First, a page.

Council green-lights street co-naming for Sylvia Weprin, mom of Queens pol

Councilmembers voted to honor one of Queens’ most prominent political dynasties with a new street co-naming on Feb. 2.
NYS Assembly

The corner of 67th Avenue and 192nd Street in Fresh Meadows, Queens will be co-named in honor of the late Sylvia Weprin, the matriarch of a political family that includes incumbent state Assemblymember David Weprin and the pol’s two predecessors in the seat: his brother Mark and father Saul.

The Weprins lived in an apartment at the intersection for about 30 years. This corner is among 129 co-namings that were recently approved by City Council.

Sylvia Weprin, the mother of David and Mark and husband of Saul, died last October at the age of 92, and was remembered as the rock of one of Queens’ most prominent political families.

“It’s a great honor to have a street named after her,” David Weprin said in an interview. “Street namings are symbolic, but they’re important. It’s like people look at street names, they ask questions about who was that person, why do they have a street for them?”

Sylvia was born in Cuba in 1930 and arrived in the United States at the age of 8, speaking no English. A fourth grade teacher who helped her learn English inspired her to become a teacher herself, her sons said at her funeral. For three decades, she taught biology at Jamaica High School in English and Spanish before retiring in 1991, to join her husband Saul in Albany upon his ascension to Assembly speaker.

Saul’s untimely death from a stroke in 1994, aged 66, was of course not the end of the Weprin legacy in Queens: both Mark and David have served in his seat in the intervening 29 years. Both also served on the City Council. David has twice run unsuccessfully for Comptroller and once for Congress, and remains in the Assembly; Mark is now a lobbyist for energy conglomerate Invenergy.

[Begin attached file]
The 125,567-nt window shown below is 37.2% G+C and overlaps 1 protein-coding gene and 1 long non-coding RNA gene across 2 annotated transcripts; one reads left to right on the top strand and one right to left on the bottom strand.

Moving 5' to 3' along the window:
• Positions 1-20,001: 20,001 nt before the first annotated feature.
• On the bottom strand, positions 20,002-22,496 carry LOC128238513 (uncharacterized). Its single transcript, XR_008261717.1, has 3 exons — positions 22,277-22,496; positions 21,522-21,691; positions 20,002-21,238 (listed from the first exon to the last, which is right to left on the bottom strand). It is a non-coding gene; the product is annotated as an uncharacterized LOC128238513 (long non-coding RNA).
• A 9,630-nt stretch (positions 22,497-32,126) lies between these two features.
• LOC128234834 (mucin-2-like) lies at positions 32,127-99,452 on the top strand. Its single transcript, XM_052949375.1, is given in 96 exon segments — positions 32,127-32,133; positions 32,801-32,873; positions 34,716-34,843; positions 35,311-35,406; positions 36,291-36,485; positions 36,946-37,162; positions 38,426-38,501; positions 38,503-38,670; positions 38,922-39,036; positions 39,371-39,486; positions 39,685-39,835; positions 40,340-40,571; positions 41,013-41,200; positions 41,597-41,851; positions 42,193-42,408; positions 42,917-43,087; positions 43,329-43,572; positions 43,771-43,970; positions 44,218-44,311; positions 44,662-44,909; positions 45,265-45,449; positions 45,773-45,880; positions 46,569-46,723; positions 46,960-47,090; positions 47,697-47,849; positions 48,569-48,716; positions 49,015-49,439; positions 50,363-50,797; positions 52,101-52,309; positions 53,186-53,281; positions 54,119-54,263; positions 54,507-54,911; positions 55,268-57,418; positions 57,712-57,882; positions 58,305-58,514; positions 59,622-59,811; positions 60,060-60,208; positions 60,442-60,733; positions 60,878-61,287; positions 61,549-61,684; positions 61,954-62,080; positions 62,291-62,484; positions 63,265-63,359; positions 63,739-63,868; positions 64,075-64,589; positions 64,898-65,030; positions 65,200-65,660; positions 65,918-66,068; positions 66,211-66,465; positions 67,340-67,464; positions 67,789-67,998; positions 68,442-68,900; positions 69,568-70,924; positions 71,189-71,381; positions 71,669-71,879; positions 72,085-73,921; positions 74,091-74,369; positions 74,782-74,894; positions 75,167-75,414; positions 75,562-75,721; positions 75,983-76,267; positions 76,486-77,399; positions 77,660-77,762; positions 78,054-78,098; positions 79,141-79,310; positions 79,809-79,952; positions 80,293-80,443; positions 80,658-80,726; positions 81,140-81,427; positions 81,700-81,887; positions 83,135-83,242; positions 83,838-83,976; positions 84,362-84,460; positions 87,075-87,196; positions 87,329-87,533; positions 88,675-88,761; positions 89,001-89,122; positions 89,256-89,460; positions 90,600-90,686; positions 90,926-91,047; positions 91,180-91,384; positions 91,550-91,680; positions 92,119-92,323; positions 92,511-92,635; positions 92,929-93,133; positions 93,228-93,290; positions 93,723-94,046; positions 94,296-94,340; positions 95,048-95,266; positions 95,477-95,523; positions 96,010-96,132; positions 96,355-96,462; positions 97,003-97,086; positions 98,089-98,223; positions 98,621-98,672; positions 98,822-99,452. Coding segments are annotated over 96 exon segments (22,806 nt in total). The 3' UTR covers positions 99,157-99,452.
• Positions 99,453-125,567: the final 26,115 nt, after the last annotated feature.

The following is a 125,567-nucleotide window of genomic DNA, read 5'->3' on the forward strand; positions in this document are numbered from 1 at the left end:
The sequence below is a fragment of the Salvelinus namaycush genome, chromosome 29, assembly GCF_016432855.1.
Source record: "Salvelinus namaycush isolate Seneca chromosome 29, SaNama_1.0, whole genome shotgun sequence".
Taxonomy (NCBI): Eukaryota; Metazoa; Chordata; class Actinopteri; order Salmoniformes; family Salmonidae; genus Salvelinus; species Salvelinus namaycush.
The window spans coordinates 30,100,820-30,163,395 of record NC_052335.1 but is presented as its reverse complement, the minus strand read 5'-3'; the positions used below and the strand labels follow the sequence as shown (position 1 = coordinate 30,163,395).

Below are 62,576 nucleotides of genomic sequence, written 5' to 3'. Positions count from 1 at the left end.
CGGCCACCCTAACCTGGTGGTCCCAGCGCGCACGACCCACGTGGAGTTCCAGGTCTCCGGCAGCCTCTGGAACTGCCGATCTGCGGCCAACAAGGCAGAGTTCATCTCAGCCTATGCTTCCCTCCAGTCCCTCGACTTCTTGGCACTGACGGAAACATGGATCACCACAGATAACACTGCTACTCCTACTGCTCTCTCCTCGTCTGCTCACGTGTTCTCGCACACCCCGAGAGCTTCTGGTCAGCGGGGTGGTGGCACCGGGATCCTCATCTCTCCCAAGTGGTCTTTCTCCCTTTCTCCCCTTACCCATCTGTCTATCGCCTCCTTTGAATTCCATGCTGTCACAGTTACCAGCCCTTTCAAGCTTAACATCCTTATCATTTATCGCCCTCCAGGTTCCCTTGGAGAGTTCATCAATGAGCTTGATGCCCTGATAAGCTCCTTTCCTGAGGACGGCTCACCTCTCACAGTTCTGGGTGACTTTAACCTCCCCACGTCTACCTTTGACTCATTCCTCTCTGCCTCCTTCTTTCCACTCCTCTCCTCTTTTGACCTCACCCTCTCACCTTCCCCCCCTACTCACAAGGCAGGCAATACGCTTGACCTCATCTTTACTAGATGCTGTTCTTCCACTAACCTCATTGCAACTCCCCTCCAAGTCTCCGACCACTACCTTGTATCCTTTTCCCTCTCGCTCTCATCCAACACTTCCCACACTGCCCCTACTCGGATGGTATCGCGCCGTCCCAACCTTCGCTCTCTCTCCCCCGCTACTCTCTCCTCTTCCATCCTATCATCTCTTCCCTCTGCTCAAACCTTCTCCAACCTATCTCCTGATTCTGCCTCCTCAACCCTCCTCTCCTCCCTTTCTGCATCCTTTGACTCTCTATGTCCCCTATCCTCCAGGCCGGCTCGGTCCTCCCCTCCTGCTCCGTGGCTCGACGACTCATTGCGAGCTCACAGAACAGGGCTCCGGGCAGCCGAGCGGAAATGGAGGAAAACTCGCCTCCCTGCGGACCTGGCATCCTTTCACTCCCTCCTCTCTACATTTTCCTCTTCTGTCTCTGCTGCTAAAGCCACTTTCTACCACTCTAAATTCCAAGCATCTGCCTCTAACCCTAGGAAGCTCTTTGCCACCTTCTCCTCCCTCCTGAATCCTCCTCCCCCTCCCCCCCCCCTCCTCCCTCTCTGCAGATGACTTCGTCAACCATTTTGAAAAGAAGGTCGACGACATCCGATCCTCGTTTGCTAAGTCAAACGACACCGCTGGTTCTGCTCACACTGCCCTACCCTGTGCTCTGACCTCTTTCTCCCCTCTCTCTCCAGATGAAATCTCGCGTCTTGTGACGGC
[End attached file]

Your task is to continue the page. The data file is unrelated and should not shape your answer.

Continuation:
Sylvia Weprin passed away in 2022 at the age of 92.File Photo by Adrian Childress

Following Saul’s death, Sylvia became more active in civic life: she joined Queens Community Board 8 and served on the boards of numerous organizations, such as the Queens Botanical Garden and the Queens Symphony Orchestra.

The co-naming was sponsored by area Councilmember Linda Lee; David Weprin said Lee reached out to ask if the family was interested in the co-naming, to which they agreed.

Sylvia Weprin is, of course, far from the first relative of an incumbent pol to be honored in such a way. She’s not even the first Weprin: in 1995, two miles of 188th Street, between Hillside Avenue and the Long Island Expressway, were co-named Saul Weprin Street.

Last year, the Council’s co-namings included Marie Bichotte, the mother of Brooklyn Democratic boss and Assemblymember Rodneyse Bichotte Hermelyn, and Dr. Robert Cornegy Sr., the father of then-Councilmember Robert Cornegy Jr.

Examples from past years include Lena Cymbrowitz, who died while serving in the Assembly in 2003 and was succeeded by her husband — ex-Assemblymember Steven Cymbrowitz, who lost reelection last year. Longtime Williamsburg Assemblymember Joe Lentol was still in office when a corner in the ‘Burg was co-named for his father Edward, who himself served in the Assembly, Senate, and as a judge.

And perhaps the most notable example was when former Gov. Andrew Cuomo named the newly rebuilt Tappan Zee Bridge for his late father, and former governor, Mario Cuomo.

Last week’s co-naming vote was the subject of a rare moment of discord in the Council over the typically rubber-stamped nature of the legislation. That was due to the decision to co-name West 127th Street and Malcolm X Boulevard in Harlem as “The Most Honorable Elijah Muhammad Way,” after the controversial former leader of the Nation of Islam, a move denounced by a peppering of councilmembers.

Malcolm X was a disciple of Muhammad until the famed civil rights activist left the Nation in 1964, amid a public rift with the leader. Malcolm X accused Muhammad of being a pedophile and of trying to have him killed; when Malcolm was assassinated the following year, most likely by members of the Nation’s Newark mosque, Muhammad denied all responsibility but said that Malcolm “got just what he preached.”